NEW YORK — Signs of a slowing economy dragged down the stock market Wednesday. Even the prospect of continued stimulus from the Federal Reserve didn't help.
Major market indexes fell by 0.9 percent, their worst decline in two weeks. Small-company stocks fell even more, 2.5 percent, as investors shunned risk. The yield on the benchmark U.S. government bond fell to its lowest of the year as investors sought safety.
Stocks opened lower and kept sagging throughout the day, hurt by reports of a slowdown in hiring and manufacturing last month. Discouraging earnings news from major U.S. companies also dragged the market lower.
"Investors are going to be rattled by these numbers," said Colleen Supran, a principal at San Francisco based-Bingham, Osborn & Scarborough. She expects stock market swings to increase after the early gains of the year.
The Dow Jones industrial average closed down 138.85 points to 14,700 points. Merck, the giant drug company, had one of the biggest falls in the Dow after reporting earnings that disappointed investors. The Dow had risen for four days straight.
The Standard & Poor's 500 index, a broader market measure, dropped 14.87 to 1,582.70.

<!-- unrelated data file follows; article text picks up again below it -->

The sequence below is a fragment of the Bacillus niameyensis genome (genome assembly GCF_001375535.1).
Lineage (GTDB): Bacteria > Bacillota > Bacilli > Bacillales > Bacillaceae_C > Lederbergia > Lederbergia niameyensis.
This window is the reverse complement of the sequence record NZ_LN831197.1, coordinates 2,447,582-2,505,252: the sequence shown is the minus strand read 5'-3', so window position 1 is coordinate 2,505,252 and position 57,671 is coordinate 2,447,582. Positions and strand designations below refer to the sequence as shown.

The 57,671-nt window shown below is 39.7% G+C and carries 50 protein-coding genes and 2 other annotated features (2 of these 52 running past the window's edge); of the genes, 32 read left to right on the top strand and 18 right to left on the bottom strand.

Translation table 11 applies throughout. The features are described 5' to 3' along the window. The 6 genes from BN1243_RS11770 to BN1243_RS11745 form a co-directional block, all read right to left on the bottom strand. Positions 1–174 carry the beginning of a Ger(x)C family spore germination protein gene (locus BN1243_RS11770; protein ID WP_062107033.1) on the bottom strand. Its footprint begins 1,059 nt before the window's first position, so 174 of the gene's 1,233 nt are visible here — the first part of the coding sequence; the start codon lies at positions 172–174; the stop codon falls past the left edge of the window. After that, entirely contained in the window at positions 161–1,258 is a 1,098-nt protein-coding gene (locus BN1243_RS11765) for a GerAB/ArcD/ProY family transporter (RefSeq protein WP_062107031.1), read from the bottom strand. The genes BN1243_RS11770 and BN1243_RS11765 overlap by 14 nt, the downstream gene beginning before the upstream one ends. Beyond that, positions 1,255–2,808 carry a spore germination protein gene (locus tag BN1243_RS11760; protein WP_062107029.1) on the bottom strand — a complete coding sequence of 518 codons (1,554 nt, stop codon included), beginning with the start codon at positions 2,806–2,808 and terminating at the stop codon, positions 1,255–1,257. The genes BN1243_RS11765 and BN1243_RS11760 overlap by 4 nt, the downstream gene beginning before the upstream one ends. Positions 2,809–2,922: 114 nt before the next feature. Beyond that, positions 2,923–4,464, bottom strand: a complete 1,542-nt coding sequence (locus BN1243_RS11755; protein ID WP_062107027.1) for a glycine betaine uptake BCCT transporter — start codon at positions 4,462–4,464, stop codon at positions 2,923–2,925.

The stock market was down even after the Federal Reserve stood by its easy-money policies after a two-day policy meeting.
The Fed is maintaining its 2008 $85-billion-a-month bond-buying program, which aims to keep interest rates low to encourage borrowing, spending and investing.
The Fed also raised concerns about the economy, noting that tax increases and spending cuts that kicked in this year are slowing growth. The central bank made clear that it could increase or decrease its bond purchases depending on the performance of the job market and inflation.
John Lynch, chief regional investment officer at Wells Fargo said, "If you get a market that is purely built on free money, as opposed to solid fundamentals, investors should take pause."
The Fed's program has been one of the supporting factors behind the stock market's rally this year. The S&P 500 reached record highs in April and has risen every month in 2013, gaining 11 percent so far this year.
The market has stumbled in recent weeks after several reports suggesting the economy might be weakening.
Employers added only 88,000 jobs in March, far fewer than the 220,000 averaged in the previous four months, and the economy grew at an annual rate of 2.5 percent in the January-March quarter — a decent rate but one that's expected to weaken in coming months because of higher Social Security taxes and federal spending cuts.
On Wednesday, a report showed that U.S. factory activity in April dropped to its slowest pace this year as manufacturers pulled back on hiring and cut stockpiles.